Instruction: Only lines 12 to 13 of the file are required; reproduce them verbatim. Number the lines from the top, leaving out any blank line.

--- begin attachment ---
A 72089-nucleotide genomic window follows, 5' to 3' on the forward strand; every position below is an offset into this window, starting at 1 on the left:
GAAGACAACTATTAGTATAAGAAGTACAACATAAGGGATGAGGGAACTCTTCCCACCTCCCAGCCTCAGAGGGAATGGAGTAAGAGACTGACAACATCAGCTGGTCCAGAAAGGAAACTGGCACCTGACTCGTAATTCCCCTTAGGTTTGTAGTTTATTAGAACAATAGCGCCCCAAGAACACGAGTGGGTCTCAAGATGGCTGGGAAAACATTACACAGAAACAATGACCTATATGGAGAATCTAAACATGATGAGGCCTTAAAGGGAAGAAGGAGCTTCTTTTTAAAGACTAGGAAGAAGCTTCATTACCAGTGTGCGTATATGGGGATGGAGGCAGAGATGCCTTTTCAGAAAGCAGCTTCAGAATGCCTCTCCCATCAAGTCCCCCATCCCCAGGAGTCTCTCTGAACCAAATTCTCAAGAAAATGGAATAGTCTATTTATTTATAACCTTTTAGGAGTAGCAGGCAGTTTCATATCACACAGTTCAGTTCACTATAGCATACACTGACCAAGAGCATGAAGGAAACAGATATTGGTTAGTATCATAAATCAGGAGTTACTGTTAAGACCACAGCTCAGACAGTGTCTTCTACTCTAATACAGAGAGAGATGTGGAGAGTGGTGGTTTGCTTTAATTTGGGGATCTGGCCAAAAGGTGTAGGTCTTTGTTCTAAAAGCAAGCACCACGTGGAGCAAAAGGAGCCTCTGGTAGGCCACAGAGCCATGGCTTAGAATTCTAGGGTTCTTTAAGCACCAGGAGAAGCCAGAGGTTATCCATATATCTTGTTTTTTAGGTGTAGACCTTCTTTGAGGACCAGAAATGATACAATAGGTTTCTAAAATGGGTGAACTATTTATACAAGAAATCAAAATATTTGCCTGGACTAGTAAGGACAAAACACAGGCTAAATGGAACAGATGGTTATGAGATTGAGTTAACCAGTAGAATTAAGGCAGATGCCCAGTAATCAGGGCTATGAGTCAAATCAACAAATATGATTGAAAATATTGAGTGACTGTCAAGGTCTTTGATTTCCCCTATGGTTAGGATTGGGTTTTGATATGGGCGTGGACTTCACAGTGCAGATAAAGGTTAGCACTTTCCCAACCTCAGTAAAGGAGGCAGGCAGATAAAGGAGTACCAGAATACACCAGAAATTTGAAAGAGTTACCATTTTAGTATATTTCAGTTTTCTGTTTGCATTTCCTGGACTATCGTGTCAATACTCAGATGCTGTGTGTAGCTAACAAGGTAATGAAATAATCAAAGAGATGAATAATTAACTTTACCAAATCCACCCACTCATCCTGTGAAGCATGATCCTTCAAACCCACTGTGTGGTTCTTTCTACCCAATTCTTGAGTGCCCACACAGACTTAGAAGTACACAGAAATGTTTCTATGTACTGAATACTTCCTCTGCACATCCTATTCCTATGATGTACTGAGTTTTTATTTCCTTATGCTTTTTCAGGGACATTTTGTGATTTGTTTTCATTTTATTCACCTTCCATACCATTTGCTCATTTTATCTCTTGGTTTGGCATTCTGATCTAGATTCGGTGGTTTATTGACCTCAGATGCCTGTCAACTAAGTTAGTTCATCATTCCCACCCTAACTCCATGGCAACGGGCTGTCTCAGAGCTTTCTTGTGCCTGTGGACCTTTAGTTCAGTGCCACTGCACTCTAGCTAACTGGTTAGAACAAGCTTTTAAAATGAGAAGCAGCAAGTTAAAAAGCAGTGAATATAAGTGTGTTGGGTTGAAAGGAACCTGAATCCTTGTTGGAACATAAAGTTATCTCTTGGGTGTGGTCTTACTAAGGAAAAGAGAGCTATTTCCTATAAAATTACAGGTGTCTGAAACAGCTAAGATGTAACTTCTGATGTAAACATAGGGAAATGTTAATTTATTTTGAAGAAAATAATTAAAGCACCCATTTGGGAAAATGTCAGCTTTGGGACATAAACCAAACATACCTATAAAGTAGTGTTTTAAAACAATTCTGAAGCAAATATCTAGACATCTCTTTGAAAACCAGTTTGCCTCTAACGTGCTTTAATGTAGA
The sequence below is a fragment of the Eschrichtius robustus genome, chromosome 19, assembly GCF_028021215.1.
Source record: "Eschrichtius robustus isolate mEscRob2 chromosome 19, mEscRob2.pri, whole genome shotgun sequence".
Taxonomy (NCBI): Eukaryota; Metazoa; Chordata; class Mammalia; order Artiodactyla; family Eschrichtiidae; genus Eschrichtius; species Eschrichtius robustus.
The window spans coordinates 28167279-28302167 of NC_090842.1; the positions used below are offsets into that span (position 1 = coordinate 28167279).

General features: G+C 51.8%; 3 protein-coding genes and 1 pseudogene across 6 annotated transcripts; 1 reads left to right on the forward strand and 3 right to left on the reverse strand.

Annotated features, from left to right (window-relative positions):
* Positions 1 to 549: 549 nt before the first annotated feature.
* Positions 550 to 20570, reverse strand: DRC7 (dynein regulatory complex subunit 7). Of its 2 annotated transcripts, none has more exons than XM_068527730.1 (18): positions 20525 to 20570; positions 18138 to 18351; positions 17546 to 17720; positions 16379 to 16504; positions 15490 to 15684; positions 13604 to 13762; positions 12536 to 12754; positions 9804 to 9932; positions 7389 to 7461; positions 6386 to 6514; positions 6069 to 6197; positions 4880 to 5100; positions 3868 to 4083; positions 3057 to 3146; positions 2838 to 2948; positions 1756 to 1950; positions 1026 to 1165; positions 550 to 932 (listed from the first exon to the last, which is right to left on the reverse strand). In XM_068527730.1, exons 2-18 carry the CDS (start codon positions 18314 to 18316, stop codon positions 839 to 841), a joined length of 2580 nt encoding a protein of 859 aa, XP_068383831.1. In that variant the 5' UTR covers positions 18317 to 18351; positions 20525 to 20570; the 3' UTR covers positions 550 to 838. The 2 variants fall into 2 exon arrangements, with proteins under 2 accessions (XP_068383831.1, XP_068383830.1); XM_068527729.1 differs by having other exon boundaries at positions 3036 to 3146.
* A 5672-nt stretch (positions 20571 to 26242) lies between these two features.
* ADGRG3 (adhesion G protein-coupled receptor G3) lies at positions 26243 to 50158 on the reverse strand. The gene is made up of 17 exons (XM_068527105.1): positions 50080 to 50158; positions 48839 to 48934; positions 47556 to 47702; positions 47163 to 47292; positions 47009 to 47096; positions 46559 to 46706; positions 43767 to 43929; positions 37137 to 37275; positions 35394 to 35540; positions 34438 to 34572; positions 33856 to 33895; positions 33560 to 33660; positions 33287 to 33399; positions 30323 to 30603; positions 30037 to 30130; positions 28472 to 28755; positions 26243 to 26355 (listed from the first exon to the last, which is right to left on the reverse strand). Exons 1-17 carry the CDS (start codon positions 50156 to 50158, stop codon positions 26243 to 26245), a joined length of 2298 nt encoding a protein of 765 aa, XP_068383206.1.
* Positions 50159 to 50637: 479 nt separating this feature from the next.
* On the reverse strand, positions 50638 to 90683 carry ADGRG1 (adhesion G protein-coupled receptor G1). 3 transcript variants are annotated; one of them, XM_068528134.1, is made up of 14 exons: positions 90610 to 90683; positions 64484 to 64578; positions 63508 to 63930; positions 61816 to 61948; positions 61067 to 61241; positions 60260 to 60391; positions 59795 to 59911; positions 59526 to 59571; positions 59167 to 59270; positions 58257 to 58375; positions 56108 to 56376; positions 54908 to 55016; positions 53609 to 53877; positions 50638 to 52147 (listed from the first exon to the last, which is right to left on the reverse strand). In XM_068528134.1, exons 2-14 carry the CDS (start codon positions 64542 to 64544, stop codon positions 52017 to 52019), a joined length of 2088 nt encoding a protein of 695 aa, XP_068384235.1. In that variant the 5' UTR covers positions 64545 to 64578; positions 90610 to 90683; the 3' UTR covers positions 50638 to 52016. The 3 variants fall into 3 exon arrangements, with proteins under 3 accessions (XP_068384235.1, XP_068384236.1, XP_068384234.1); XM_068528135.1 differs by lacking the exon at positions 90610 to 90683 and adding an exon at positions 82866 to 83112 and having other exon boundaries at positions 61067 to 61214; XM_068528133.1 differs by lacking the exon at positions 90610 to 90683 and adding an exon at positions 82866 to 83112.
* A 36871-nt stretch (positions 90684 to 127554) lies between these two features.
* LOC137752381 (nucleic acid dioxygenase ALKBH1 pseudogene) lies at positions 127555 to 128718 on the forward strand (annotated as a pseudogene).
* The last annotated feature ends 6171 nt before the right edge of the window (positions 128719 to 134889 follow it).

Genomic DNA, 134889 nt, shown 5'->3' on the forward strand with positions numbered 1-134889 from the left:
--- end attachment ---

* ADGRG3 (adhesion G protein-coupled receptor G3) lies at positions 26243 to 50158 on the reverse strand. The gene is made up of 17 exons (XM_068527105.1): positions 50080 to 50158; positions 48839 to 48934; positions 47556 to 47702; positions 47163 to 47292; positions 47009 to 47096; positions 46559 to 46706; positions 43767 to 43929; positions 37137 to 37275; positions 35394 to 35540; positions 34438 to 34572; positions 33856 to 33895; positions 33560 to 33660; positions 33287 to 33399; positions 30323 to 30603; positions 30037 to 30130; positions 28472 to 28755; positions 26243 to 26355 (listed from the first exon to the last, which is right to left on the reverse strand). Exons 1-17 carry the CDS (start codon positions 50156 to 50158, stop codon positions 26243 to 26245), a joined length of 2298 nt encoding a protein of 765 aa, XP_068383206.1.
* Positions 50159 to 50637: 479 nt separating this feature from the next.